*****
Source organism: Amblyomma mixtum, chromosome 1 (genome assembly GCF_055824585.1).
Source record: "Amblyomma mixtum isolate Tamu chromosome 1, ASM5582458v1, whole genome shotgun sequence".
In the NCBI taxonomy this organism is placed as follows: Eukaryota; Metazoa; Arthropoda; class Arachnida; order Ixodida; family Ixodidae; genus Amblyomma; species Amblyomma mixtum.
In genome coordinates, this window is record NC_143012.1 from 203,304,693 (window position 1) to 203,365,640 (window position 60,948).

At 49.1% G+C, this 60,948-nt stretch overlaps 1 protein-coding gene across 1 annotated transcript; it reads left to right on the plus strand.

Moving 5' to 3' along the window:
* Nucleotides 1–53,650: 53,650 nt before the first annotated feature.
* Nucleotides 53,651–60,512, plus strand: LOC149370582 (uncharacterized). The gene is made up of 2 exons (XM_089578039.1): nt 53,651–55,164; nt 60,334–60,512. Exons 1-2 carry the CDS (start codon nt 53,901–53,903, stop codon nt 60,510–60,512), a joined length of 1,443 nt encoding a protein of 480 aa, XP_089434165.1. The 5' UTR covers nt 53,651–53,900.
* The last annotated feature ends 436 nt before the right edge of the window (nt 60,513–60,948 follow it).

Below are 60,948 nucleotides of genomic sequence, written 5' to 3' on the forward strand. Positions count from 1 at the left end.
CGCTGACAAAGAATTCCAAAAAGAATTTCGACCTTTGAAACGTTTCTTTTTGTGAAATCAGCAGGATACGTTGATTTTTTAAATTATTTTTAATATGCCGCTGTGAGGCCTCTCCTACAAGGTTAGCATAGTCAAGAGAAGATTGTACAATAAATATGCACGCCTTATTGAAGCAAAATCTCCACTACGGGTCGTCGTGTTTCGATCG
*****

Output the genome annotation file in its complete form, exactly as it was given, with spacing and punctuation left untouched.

Source organism: Amblyomma mixtum, chromosome 1 (genome assembly GCF_055824585.1).
Source record: "Amblyomma mixtum isolate Tamu chromosome 1, ASM5582458v1, whole genome shotgun sequence".
In the NCBI taxonomy this organism is placed as follows: Eukaryota; Metazoa; Arthropoda; class Arachnida; order Ixodida; family Ixodidae; genus Amblyomma; species Amblyomma mixtum.
In genome coordinates, this window is record NC_143012.1 from 203,304,693 (window position 1) to 203,365,640 (window position 60,948).

At 49.1% G+C, this 60,948-nt stretch overlaps 1 protein-coding gene across 1 annotated transcript; it reads left to right on the plus strand.

Moving 5' to 3' along the window:
* Nucleotides 1–53,650: 53,650 nt before the first annotated feature.
* Nucleotides 53,651–60,512, plus strand: LOC149370582 (uncharacterized). The gene is made up of 2 exons (XM_089578039.1): nt 53,651–55,164; nt 60,334–60,512. Exons 1-2 carry the CDS (start codon nt 53,901–53,903, stop codon nt 60,510–60,512), a joined length of 1,443 nt encoding a protein of 480 aa, XP_089434165.1. The 5' UTR covers nt 53,651–53,900.
* The last annotated feature ends 436 nt before the right edge of the window (nt 60,513–60,948 follow it).

Below are 60,948 nucleotides of genomic sequence, written 5' to 3' on the forward strand. Positions count from 1 at the left end.
CGCTGACAAAGAATTCCAAAAAGAATTTCGACCTTTGAAACGTTTCTTTTTGTGAAATCAGCAGGATACGTTGATTTTTTAAATTATTTTTAATATGCCGCTGTGAGGCCTCTCCTACAAGGTTAGCATAGTCAAGAGAAGATTGTACAATAAATATGCACGCCTTATTGAAGCAAAATCTCCACTACGGGTCGTCGTGTTTCGATCG